[Fixed]-Django – OperationalError: (2006, 'MySQL server has gone away')


The idea of the solution is clear: reconnect to mysql if the current connection is broken.

Please check this out:

def make_sure_mysql_usable():
    from django.db import connection, connections
    # mysql is lazily connected to in django.
    # connection.connection is None means
    # you have not connected to mysql before
    if connection.connection and not connection.is_usable():
        # destroy the default mysql connection
        # after this line, when you use ORM methods
        # django will reconnect to the default mysql
        del connections._connections.default


having the same issue.
I need idea how to check connection state for MySQLdb connection in django.
i guess it can be achieved by

catch OperationalError:

is anybody have a better idea?


my decision

if self.connection.errno()!=0:

check state of mysqldb connection if error recreate connection


you also need to serve case if connection is close

if self.connection.open:

refresh connection is just recreating it

    db_settings = settings.DATABASES['mysql_db']
        self.connection = MySQLdb.connect(host=db_settings['HOST'],port=int(db_settings['PORT']),db=db_settings['NAME'],user=db_settings['USER'],passwd=db_settings['PASSWORD'])
    except MySQLdb.OperationalError, e:
        self.connection = None


Since Django 1.6, you can use

import django.db


This does basically the same thing as adamsmith’s answer except that it handles multiple databases and also honors the CONN_MAX_AGE setting. Django calls close_old_connections() automatically before and after each request, so you normally don’t have to worry about it unless you have some long-running code outside of the normal request/response cycle.


The main reason that leads to this exception is mostly due to client ideal longer than wait_timeout on mysql server.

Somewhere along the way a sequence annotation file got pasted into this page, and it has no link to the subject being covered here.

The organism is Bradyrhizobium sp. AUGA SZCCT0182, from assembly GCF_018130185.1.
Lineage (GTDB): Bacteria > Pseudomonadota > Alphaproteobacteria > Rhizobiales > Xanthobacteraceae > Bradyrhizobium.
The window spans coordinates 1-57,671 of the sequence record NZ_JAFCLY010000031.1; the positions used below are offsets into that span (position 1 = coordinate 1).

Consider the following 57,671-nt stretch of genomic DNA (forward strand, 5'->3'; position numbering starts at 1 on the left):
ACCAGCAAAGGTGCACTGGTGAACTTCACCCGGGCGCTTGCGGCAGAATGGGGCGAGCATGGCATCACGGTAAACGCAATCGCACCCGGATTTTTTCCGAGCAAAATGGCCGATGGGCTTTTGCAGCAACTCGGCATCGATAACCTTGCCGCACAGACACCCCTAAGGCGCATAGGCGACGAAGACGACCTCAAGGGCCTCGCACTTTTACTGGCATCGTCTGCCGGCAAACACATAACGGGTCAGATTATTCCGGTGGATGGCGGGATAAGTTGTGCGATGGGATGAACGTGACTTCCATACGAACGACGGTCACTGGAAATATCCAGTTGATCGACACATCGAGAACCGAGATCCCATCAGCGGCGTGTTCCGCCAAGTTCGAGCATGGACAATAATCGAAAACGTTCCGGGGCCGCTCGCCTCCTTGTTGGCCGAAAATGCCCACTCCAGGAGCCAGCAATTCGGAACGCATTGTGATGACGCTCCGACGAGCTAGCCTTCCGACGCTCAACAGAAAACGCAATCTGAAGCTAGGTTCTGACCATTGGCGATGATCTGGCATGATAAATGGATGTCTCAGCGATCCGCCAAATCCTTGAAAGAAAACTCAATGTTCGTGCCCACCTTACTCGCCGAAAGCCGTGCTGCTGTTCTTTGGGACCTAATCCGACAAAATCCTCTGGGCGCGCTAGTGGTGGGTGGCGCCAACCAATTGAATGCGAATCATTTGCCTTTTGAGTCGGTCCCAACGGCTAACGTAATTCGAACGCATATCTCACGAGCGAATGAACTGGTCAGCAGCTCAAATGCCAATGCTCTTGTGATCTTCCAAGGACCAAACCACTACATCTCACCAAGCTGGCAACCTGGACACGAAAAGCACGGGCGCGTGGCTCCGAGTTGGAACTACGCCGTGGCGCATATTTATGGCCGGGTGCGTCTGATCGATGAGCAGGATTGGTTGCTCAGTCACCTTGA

In order to prevent that kind of error, django supports an option named CONN_MAX_AGE which allow django to recreate new connection if old connections are ideal too long.
So you should make sure that CONN_MAX_AGE value is smaller than wait_timout value.

One important thing is that, django with wsgi handles checking CONN_MAX_AGE every requests by calling close_old_connections. So you mainly don’t need to care about that. However if you are using django in standard alone application, there is no trigger to run that function. So you have to call it manually. So let call close_old_connections in your code base.

Note: close_old_connections will keep old connections if they’re not expired yet. Your connections are still reused in case of high frequency query.


This way can also close the idle connections and make things good.

So before you need to make a query after a long time, running the below lines will work:

from django.db import close_old_connections

# To prevent the error if possible.
# Then the following sentence should be always ok.


If you need Django to auto-refresh database connection (for Django >= 4.1) you can enable persistent connections with health-checks

   'default': {
       'CONN_HEALTH_CHECKS': True,
       'CONN_MAX_AGE': 60,  # <= Mysql `interactive_timeout`/`wait_timeout`  

As result for each db request Django will ping database to check "if connection is alive" (DatabaseWrapper.is_usable) and restart connection if needed


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